McDonald says it’s beyond belief that the church is quiet over Post matter

McDonald says it’s beyond belief that the church is quiet over Post matter

By Malawo Malawo

FORMER Chingola mayor McDonald Mulongoti says it is beyond belief that the Church is quiet on the state’s harassment of Dr Fred M’membe and The Post newspaper.

And Luxon Kazubu says the ZCTU and its affiliates are a big letdown because they are watching atrocities being committed against citizens by the PF government in the name of respect for the due process.

On February 15, a horde of armed police raided Dr M’membe’s house on Nangwenya Road in Lusaka with an arrest warrant for him.
They later forcibly stopped the printing of The Mast newspaper.

Commenting on the matter, Mulongoti, a former PF Chingola mayor, reiterated that the Church must speak out against any injustice in society.

“It’s gravely astounding that the Church is quiet on the issue of Dr Fred M’membe and The Post newspaper. One would think that since Zambia has been declared a Christian nation as its central belief, the Church could have risen to the occasion to intercede rather than keeping quiet and watching from a distance because injustice anywhere is a threat to justice everywhere. It’s clear for all to see that M’membe is being persecuted for expressing views considered to be inconsistent with those of the ruling PF,” Mulongoti observed.

He said it appeared as though The Mast was also being targeted to be paralysed simply because its proprietor, Mutinta, was Dr M’membe’s wife.

“[The Mast] seems to have equal weight as The Post. Currently, it is the only private newspaper which may object President Lungu’s third term bid and that can, of course, irk any PF member or official yet dissenting opinions are part of democratic tenets,” Mulongoti added.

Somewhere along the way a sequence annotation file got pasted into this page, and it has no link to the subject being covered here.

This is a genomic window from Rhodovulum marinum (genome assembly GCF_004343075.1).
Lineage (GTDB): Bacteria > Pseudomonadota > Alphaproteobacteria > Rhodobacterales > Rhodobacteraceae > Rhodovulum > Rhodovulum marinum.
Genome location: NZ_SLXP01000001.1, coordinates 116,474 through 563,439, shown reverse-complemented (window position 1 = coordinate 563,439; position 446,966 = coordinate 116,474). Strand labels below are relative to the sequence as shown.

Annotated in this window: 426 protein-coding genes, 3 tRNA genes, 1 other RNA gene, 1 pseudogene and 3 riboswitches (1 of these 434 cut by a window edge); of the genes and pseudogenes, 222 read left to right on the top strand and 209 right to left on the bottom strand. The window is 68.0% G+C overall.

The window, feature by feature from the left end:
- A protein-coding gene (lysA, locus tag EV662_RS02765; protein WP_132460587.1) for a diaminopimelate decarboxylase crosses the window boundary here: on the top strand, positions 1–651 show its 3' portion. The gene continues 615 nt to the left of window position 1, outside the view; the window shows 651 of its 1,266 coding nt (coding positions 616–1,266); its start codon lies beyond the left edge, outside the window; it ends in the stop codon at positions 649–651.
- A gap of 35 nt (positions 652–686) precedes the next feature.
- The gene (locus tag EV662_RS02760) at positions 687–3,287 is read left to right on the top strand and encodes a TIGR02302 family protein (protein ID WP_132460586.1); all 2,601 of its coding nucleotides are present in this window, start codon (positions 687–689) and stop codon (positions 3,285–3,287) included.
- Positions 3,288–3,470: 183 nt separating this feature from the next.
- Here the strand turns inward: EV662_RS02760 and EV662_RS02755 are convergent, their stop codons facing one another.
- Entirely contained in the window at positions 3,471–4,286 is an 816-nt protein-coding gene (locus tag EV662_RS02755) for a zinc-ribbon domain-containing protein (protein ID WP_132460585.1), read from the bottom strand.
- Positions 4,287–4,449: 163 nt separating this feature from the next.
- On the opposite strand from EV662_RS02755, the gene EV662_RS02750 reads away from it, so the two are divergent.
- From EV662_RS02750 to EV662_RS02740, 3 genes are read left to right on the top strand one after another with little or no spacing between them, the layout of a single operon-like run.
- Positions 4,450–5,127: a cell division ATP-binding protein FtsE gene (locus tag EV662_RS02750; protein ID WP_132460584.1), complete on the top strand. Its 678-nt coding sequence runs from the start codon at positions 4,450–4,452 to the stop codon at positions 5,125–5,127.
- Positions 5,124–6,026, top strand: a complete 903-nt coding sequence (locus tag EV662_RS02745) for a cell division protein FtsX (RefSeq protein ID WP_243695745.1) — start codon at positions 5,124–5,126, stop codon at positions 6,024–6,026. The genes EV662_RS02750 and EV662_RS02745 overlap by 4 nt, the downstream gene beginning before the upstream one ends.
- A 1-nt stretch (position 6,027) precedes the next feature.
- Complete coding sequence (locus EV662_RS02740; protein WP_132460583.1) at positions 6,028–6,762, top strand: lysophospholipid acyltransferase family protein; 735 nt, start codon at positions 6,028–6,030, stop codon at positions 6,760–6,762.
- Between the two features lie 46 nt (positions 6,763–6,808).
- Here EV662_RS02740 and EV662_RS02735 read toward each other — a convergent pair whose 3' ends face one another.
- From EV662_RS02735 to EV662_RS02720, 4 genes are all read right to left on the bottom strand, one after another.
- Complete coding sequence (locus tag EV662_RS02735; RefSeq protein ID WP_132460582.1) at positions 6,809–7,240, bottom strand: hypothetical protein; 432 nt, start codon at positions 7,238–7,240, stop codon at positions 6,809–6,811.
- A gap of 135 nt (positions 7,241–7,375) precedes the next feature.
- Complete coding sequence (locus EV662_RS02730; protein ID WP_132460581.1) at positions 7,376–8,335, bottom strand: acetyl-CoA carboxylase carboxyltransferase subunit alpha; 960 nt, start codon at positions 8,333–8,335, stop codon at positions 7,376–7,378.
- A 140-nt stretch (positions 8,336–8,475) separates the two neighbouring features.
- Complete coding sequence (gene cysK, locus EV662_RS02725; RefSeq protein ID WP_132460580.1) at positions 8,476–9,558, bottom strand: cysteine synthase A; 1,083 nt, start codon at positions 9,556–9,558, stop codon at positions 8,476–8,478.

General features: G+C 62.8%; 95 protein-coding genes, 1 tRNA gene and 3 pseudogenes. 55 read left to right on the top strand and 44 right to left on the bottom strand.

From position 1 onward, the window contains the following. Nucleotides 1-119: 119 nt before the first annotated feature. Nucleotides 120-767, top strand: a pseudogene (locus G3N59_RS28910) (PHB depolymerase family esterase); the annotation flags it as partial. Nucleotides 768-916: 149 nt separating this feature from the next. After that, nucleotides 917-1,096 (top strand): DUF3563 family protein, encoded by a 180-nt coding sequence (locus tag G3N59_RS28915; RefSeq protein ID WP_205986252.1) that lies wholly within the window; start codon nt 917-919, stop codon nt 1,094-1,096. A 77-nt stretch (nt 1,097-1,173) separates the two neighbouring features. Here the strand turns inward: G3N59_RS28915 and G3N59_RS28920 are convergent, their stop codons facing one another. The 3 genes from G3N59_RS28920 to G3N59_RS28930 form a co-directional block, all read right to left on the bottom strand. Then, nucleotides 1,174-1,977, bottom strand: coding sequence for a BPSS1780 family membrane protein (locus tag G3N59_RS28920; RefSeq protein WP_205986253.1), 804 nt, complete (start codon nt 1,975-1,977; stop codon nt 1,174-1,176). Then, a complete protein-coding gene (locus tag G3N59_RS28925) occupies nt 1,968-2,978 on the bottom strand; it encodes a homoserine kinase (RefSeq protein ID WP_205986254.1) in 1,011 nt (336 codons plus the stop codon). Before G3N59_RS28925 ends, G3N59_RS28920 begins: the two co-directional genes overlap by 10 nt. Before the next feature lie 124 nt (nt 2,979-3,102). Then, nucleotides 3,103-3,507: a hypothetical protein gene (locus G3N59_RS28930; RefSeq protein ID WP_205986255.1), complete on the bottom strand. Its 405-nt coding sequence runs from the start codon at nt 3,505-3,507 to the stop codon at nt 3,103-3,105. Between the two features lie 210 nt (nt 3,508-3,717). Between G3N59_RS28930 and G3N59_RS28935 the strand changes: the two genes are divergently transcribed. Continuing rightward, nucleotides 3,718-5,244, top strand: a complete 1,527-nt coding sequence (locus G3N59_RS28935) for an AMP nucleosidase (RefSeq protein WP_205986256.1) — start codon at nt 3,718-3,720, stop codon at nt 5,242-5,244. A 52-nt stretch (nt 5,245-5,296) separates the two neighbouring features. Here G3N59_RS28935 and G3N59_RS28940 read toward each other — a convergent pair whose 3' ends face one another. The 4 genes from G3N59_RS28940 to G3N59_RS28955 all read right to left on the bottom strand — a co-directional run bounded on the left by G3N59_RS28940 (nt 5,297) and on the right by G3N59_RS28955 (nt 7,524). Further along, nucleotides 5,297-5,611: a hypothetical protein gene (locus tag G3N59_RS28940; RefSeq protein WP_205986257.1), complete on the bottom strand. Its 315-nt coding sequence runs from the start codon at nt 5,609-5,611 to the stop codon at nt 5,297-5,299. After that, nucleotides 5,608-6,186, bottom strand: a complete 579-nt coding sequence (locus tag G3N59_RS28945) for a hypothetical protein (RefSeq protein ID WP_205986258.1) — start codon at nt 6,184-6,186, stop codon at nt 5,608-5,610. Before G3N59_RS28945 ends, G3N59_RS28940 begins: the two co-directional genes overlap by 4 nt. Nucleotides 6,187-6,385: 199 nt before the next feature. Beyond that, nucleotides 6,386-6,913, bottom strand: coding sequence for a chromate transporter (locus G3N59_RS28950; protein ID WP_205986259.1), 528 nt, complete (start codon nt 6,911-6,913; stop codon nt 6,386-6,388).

He said extermination of a free press must not be entertained at all costs as private media galvanised development through a critical voice.

“Over and above, no political leadership is permanent even if someone is a life President; they still exit power through natural attrition. For this reason, it is very important for our leaders to exercise maximum restraint in the manner they discharge their duties. Limiting our focus to present times only may have disastrous consequences,” cautioned Mulongoti.

“The Christian nation declaration should not be used for political expedience but practical means. I am not encouraging impunity or lawlessness but Christianity rests on forgiveness. As such, the church ought to be duty bound to provide spiritual counsel and guidance to our political leaders. Similarly, KK being our founding president, needs to intervene in pacifying such issues. I know his advanced age may be a contributing factor but we still need his input in such instances. It’s sad that we have Christians for the beatitude but not for God symbolising the downtrodden. The Church should always be an insignia of overt love. Save for a few clergy such as Bishop John Mambo, Rev Susan Matale…and some from the Catholic Church, the rest appear not to be moved in any way yet Jesus Christ stood for the oppressed and marginalised.”

And Kazabu, who served as agriculture deputy minister during Michael Sata’s reign, said the Zambia Congress of Trade Unions (ZCTU) and its affiliates were a big letdown.

“They are watching atrocities being committed against citizens by the PF government in the name of respect for the due process involving The Post newspaper and Dr M’membe. They are totally compromised. If they are not, why are they not talking about the public print media who we all know owe the government a lot of money in unpaid taxes and other statutory charges? It is also in the public domain that they have failed to represent the workers in our country. Viva NUMSA!” posted Kazabu in a WhatsApp group following South Africa union NUMSA’s threats of a boycott of Zambian products against the PF government’s crackdown on independent media.

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